By Topic

Challenges for quantum computing with solid-state devices

Sign In

Cookies must be enabled to login.After enabling cookies , please use refresh or reload or ctrl+f5 on the browser for the login options.

Formats Non-Member Member
$33 $13
Learn how you can qualify for the best price for this item!
Become an IEEE Member or Subscribe to
IEEE Xplore for exclusive pricing!
close button

puzzle piece

IEEE membership options for an individual and IEEE Xplore subscriptions for an organization offer the most affordable access to essential journal articles, conference papers, standards, eBooks, and eLearning courses.

Learn more about:

IEEE membership

IEEE Xplore subscriptions

1 Author(s)
Keyes, R.W. ; IBM T. J. Watson Res. Center, Yorktown Heights, NY, USA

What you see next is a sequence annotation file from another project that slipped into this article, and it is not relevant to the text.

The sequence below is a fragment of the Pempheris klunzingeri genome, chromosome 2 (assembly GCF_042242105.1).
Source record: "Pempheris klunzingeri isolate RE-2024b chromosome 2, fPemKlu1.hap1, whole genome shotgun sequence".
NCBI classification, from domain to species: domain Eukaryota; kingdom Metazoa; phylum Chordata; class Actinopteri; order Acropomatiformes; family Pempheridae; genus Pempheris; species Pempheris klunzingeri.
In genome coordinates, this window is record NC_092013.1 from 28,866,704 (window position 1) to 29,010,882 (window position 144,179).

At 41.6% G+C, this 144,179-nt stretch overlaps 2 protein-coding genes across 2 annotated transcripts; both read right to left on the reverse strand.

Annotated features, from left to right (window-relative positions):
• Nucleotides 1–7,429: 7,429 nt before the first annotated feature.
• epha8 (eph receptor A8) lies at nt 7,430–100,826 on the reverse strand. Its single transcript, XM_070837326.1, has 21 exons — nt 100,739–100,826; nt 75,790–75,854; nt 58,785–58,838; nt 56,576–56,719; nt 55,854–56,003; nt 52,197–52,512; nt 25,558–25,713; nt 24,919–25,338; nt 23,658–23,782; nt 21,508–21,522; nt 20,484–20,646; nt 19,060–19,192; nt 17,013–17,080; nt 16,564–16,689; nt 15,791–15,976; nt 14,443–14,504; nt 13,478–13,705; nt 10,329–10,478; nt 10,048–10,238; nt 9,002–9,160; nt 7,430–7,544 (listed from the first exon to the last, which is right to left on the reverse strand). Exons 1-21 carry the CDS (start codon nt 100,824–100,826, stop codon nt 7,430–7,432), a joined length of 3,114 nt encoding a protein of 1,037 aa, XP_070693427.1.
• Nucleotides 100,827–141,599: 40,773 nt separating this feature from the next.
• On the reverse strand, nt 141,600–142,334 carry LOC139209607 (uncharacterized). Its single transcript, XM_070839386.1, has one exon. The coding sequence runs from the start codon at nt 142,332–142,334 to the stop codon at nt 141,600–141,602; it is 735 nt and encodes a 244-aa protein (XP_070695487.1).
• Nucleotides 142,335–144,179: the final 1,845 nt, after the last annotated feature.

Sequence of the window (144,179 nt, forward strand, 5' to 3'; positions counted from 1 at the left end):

Quantum computing has attracted considerable interest in the past decade as a possible way to deal with certain intractable problems of conventional digital computing. Quantum computers built using the versatile methods of solid-state technology are attractive because the many thousands of devices needed for such a computer could be fabricated with well-established technologies. However, the imperfections of solid-state devices constructed in laboratories and factories will limit the use of solid-state devices in quantum computing. The challenge for solid-state quantum computing is to find a. way to use devices without precise knowledge of their physical characteristics.

Published in:

Computer  (Volume:38 ,  Issue: 1 )